A three dollar bill was proposed two times during the 1860s. A design was engraved for a potential $3 United States Note, and a 1865 law called for a $3 National Bank Note, but neither proposal came to fruition.
|$3 note||Not to be confused with fake or privately issued obsolete notes or the three-dollar Continental currency banknotes issued during the American Revolution|
There have been several United States coins which were proposed but never adopted. Most of the coins listed below, although never adopted, were produced in limited numbers as patterns.
|Silver center cent
|4.48 g||24.00 mm||Cu (ring)
|reeded||1792||The first and only US bi-metallic coin until the 2000 Library of Congress ten dollar coin.|
|various weights||90% Cu
|various||1850–1851, 1853β, 1884–1885||196 ring cents (originals and restrikes) are known to exist. Examples exist with or without a hole.|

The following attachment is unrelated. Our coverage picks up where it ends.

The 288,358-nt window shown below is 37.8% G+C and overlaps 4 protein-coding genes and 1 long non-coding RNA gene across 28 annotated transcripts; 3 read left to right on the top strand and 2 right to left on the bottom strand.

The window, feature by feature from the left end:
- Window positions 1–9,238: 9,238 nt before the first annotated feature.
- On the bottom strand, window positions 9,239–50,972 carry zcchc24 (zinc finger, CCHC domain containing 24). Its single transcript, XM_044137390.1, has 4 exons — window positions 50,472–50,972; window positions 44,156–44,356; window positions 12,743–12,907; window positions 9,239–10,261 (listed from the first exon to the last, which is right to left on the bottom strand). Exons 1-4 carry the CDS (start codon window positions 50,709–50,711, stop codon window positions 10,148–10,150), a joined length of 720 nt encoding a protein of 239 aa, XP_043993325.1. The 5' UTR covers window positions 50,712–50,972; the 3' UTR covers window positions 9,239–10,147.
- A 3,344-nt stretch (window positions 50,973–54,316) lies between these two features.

|0.937 g||19.05 mm||96% Al
4% trace metals
|3.84 g||~13.00 mm||90% Cu
|Two and a half cent piece
|unknown||unknown||unknown||unknown||never minted||Proposed in 1916 by US mint director Robert W. Woolley.|
Civil War tokens of this denomination exist.
|10.89 g||28.57 mm||95% Cu
|Gold ring half dollar
|Gold ring dollar
|Two dollar piece
|unknown||unknown||unknown||unknown||never minted||Proposed but not minted. Some privately struck renditions exist.|
|7.00 g||22 mm||6.00g Au
|83.58 g||50.80 mm||90% Au
|reeded||1877||Commemorative coins of this denomination were issued in 1915.
Several bullion coins are produced in this denomination.
|unknown||never minted||Cancelled before any patterns could be minted (fantasy coin shown).
Some commemorative and bullion coins are minted in this denomination.
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